Gabber: Collaboratively record and analyse audio conversations

Digital Social Innovation

Collaborators Monash University

Abstract

Capturing and making sense of audio capture for non-experts

Method

Gabber is a phone app with a website where people can structure, record and analyse their recordings.

Takeaways

Gabber has been used by the IFRC, the NHS and Disability North to capture conversations about their organisations.

Listening to the experiences of staff or volunteers can be difficult for organisations as they have limited resources or skills to meaningfully engage with this rich content. People who share their experiences are seldom involved in the analysis of data they provide, which can leave them feeling that their voice is not reflected in the feedback process.

Gabber lets people record conversations on topics of their choosing, then comment and analyse them together afterwards. People can then create playlists of relevant content, much like a Spotify playlist.

Gabber has been used by several organisations across a number of research projects including the International Federation of Red Cross and Red Crescent Societies (IFRC), Disability North and the NHS to gather data about their organisation and to inform organisational change.

Gabber keeps the voice of stakeholders integral to the collection, understanding and dissemination of their feedback and experiences. By designing with this in mind and working with different communities, we were able to design a methodology that engages service-users in all aspects of the feedback: sharing, collecting, analysis and dissemination. Jay Rainey

There are two software components to Gabber: the mobile application allows people to collaboratively structure and capture an audio recording around topics they want to discuss, and the website is where participants of the recording can review and consent to how the recording is used, and comment on their conversations afterwards.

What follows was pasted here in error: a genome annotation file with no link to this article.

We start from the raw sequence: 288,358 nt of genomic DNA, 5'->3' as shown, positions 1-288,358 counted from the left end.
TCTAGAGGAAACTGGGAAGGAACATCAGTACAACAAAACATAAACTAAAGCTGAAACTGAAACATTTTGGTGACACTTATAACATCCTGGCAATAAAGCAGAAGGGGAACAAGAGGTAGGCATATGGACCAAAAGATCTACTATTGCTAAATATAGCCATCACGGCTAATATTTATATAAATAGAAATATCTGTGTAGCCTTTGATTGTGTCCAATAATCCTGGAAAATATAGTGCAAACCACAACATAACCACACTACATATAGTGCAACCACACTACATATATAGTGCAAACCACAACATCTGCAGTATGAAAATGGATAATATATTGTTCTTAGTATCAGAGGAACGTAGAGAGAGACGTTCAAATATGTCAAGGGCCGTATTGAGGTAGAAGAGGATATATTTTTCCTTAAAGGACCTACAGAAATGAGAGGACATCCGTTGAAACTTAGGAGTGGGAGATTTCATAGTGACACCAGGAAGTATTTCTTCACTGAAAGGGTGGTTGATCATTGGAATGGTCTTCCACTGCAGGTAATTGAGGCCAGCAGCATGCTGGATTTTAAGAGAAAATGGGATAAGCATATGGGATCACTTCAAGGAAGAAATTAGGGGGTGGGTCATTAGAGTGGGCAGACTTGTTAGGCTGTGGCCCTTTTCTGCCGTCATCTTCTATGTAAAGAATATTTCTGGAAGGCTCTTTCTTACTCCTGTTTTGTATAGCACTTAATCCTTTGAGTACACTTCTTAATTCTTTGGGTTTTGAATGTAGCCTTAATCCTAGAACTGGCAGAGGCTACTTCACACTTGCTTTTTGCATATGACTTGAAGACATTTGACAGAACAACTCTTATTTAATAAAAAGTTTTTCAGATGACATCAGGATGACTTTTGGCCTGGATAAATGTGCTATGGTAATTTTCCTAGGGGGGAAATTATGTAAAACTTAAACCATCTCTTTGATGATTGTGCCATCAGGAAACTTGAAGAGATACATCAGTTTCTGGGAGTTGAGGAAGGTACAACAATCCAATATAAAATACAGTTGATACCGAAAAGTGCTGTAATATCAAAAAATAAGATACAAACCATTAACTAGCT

TalkFutures: Supporting Qualitative Practices in Distributed Community Engagements

How it works

Anyone can set up a project and can create topics to structure capturing conversations.

When recording, a list of project topics is displayed to prompt discussion – tapping one of these indicates what people are talking about.

Once the conversation is uploaded, participants can listen to recordings and create comments directly on the audio to have discussions with other project members and (possibly) the public.

Gabber can be downloaded on the Apple store or Google Play.

Visit the Gabber website to find out more and try it for yourself.

How Gabber works
How Gabber works

Highlights

Publications

Gabber: Supporting Voice in Participatory Qualitative Practices

  1. Rainey J
  2. Montague K
  3. Briggs P
  4. Anderson R
  5. Nappey T
  6. Olivier P

2019CHI Conference on Human Factors in Computing Systems

Vocalising Violence: Using Violent Mens' Voices for Service Delivery and Feedback

  1. Bellini R
  2. Rainey R
  3. Garbett R
  4. Briggs P

2019Communities & Technologies

Utilizing Participant Voice in Volunteer Training

  1. Varghese D
  2. Rainey J
  3. Montague K
  4. Bartindale T
  5. Olivier P

2020CHI Conference on Human Factors in Computing Systems

Utilizing Participant Voice in Volunteer Training

  1. Delvin Varghese
  2. Jay Rainey
  3. Kyle Montague
  4. Tom Bartindale
  5. Patrick Olivier

2020CHI '20: Proceedings of the 2020 CHI Conference on Human Factors in Computing Systems